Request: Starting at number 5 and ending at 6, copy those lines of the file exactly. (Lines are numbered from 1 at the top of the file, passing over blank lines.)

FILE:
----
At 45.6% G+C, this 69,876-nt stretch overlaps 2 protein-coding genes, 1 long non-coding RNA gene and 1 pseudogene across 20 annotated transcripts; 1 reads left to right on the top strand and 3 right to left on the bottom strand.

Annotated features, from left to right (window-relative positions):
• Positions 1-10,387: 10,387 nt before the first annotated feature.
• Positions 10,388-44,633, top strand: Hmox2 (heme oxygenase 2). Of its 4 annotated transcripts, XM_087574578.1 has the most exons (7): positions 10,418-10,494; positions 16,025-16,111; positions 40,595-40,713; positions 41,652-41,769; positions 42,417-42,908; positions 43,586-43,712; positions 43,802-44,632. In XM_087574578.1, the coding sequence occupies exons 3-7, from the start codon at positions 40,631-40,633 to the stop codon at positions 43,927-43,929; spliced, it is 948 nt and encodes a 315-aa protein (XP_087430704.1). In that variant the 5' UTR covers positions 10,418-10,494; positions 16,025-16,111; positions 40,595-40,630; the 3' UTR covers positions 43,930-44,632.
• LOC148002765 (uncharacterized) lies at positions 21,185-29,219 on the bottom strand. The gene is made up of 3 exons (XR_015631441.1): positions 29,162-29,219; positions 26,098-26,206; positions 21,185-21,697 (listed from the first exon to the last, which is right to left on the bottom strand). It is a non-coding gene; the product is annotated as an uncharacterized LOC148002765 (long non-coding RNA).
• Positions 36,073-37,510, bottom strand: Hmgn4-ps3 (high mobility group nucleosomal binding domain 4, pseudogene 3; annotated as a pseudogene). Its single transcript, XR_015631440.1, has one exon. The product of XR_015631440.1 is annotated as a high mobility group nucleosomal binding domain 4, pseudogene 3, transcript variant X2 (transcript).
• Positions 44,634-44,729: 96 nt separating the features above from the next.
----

• LOC148002765 (uncharacterized) lies at positions 21,185-29,219 on the bottom strand. The gene is made up of 3 exons (XR_015631441.1): positions 29,162-29,219; positions 26,098-26,206; positions 21,185-21,697 (listed from the first exon to the last, which is right to left on the bottom strand). It is a non-coding gene; the product is annotated as an uncharacterized LOC148002765 (long non-coding RNA).
• Positions 36,073-37,510, bottom strand: Hmgn4-ps3 (high mobility group nucleosomal binding domain 4, pseudogene 3; annotated as a pseudogene). Its single transcript, XR_015631440.1, has one exon. The product of XR_015631440.1 is annotated as a high mobility group nucleosomal binding domain 4, pseudogene 3, transcript variant X2 (transcript).